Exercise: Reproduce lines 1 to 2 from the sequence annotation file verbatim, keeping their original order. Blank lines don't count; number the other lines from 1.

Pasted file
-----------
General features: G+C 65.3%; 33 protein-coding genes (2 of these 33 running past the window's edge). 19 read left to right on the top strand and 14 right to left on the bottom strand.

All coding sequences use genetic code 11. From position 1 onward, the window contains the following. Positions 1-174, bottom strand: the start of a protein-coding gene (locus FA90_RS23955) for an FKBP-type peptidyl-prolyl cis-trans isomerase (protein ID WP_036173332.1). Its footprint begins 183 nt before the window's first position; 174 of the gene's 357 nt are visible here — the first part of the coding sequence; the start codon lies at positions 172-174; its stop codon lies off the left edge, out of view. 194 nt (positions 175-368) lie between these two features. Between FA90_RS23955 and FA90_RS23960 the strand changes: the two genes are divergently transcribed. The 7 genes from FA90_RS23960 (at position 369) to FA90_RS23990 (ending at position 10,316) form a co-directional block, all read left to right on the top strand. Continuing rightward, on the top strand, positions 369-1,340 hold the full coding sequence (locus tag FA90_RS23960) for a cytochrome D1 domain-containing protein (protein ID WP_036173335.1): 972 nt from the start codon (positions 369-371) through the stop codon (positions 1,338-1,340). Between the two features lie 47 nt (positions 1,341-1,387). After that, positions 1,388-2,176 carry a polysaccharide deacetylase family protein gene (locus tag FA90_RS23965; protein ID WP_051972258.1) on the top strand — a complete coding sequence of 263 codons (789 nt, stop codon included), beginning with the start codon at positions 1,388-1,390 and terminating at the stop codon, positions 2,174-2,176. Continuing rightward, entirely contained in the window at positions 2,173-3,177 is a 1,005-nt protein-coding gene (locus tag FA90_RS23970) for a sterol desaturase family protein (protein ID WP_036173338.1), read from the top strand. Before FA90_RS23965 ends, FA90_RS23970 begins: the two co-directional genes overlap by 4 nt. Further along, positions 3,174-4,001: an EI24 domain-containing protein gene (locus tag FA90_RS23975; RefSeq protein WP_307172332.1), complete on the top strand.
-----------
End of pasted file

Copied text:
General features: G+C 65.3%; 33 protein-coding genes (2 of these 33 running past the window's edge). 19 read left to right on the top strand and 14 right to left on the bottom strand.

All coding sequences use genetic code 11. From position 1 onward, the window contains the following. Positions 1-174, bottom strand: the start of a protein-coding gene (locus FA90_RS23955) for an FKBP-type peptidyl-prolyl cis-trans isomerase (protein ID WP_036173332.1). Its footprint begins 183 nt before the window's first position; 174 of the gene's 357 nt are visible here — the first part of the coding sequence; the start codon lies at positions 172-174; its stop codon lies off the left edge, out of view. 194 nt (positions 175-368) lie between these two features. Between FA90_RS23955 and FA90_RS23960 the strand changes: the two genes are divergently transcribed. The 7 genes from FA90_RS23960 (at position 369) to FA90_RS23990 (ending at position 10,316) form a co-directional block, all read left to right on the top strand. Continuing rightward, on the top strand, positions 369-1,340 hold the full coding sequence (locus tag FA90_RS23960) for a cytochrome D1 domain-containing protein (protein ID WP_036173335.1): 972 nt from the start codon (positions 369-371) through the stop codon (positions 1,338-1,340). Between the two features lie 47 nt (positions 1,341-1,387). After that, positions 1,388-2,176 carry a polysaccharide deacetylase family protein gene (locus tag FA90_RS23965; protein ID WP_051972258.1) on the top strand — a complete coding sequence of 263 codons (789 nt, stop codon included), beginning with the start codon at positions 1,388-1,390 and terminating at the stop codon, positions 2,174-2,176. Continuing rightward, entirely contained in the window at positions 2,173-3,177 is a 1,005-nt protein-coding gene (locus tag FA90_RS23970) for a sterol desaturase family protein (protein ID WP_036173338.1), read from the top strand. Before FA90_RS23965 ends, FA90_RS23970 begins: the two co-directional genes overlap by 4 nt. Further along, positions 3,174-4,001: an EI24 domain-containing protein gene (locus tag FA90_RS23975; RefSeq protein WP_307172332.1), complete on the top strand.